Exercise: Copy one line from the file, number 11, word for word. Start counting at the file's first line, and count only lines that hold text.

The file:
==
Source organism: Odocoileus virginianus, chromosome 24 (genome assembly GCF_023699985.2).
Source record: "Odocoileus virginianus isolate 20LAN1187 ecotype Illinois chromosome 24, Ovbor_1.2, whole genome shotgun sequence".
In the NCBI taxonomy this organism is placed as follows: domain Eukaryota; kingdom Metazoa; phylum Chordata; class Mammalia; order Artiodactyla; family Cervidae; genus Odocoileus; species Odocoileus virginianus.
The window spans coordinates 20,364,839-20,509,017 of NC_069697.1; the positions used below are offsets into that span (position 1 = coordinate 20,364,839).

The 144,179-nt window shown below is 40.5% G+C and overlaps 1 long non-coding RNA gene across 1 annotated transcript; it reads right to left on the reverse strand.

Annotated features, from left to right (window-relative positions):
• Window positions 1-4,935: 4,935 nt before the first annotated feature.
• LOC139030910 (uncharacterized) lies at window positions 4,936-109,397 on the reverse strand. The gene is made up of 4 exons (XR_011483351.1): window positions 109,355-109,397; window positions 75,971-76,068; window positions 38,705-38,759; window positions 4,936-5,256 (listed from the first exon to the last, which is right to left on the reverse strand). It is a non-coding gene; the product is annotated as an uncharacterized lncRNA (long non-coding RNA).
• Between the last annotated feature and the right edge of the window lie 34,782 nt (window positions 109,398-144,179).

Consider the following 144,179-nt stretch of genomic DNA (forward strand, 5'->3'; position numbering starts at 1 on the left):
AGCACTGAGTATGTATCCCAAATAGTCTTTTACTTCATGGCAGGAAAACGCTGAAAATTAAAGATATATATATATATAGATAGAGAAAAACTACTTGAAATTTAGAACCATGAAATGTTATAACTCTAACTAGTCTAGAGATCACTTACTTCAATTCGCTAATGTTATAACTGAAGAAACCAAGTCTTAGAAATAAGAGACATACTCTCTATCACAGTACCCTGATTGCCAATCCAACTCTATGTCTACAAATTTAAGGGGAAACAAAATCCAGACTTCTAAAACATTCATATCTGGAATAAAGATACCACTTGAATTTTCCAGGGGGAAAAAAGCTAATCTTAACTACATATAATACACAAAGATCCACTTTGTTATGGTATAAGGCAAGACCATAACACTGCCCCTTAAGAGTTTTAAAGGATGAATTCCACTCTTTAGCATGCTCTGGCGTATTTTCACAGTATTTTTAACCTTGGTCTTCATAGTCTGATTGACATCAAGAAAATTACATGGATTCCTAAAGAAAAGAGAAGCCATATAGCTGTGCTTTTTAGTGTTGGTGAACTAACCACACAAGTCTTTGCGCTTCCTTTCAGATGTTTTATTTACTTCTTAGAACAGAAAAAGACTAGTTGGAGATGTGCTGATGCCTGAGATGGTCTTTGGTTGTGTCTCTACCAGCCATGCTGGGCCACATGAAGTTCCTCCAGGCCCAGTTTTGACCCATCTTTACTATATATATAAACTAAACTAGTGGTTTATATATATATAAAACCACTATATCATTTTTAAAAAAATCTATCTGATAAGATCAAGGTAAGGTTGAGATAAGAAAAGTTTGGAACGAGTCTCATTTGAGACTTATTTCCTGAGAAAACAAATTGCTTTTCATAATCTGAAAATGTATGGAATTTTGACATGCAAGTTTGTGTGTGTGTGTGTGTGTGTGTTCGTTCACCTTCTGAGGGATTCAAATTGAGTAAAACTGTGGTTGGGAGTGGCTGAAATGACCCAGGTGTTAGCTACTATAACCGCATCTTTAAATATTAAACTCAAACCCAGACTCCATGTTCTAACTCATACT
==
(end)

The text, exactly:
AGCACTGAGTATGTATCCCAAATAGTCTTTTACTTCATGGCAGGAAAACGCTGAAAATTAAAGATATATATATATATAGATAGAGAAAAACTACTTGAAATTTAGAACCATGAAATGTTATAACTCTAACTAGTCTAGAGATCACTTACTTCAATTCGCTAATGTTATAACTGAAGAAACCAAGTCTTAGAAATAAGAGACATACTCTCTATCACAGTACCCTGATTGCCAATCCAACTCTATGTCTACAAATTTAAGGGGAAACAAAATCCAGACTTCTAAAACATTCATATCTGGAATAAAGATACCACTTGAATTTTCCAGGGGGAAAAAAGCTAATCTTAACTACATATAATACACAAAGATCCACTTTGTTATGGTATAAGGCAAGACCATAACACTGCCCCTTAAGAGTTTTAAAGGATGAATTCCACTCTTTAGCATGCTCTGGCGTATTTTCACAGTATTTTTAACCTTGGTCTTCATAGTCTGATTGACATCAAGAAAATTACATGGATTCCTAAAGAAAAGAGAAGCCATATAGCTGTGCTTTTTAGTGTTGGTGAACTAACCACACAAGTCTTTGCGCTTCCTTTCAGATGTTTTATTTACTTCTTAGAACAGAAAAAGACTAGTTGGAGATGTGCTGATGCCTGAGATGGTCTTTGGTTGTGTCTCTACCAGCCATGCTGGGCCACATGAAGTTCCTCCAGGCCCAGTTTTGACCCATCTTTACTATATATATAAACTAAACTAGTGGTTTATATATATATAAAACCACTATATCATTTTTAAAAAAATCTATCTGATAAGATCAAGGTAAGGTTGAGATAAGAAAAGTTTGGAACGAGTCTCATTTGAGACTTATTTCCTGAGAAAACAAATTGCTTTTCATAATCTGAAAATGTATGGAATTTTGACATGCAAGTTTGTGTGTGTGTGTGTGTGTGTGTTCGTTCACCTTCTGAGGGATTCAAATTGAGTAAAACTGTGGTTGGGAGTGGCTGAAATGACCCAGGTGTTAGCTACTATAACCGCATCTTTAAATATTAAACTCAAACCCAGACTCCATGTTCTAACTCATACT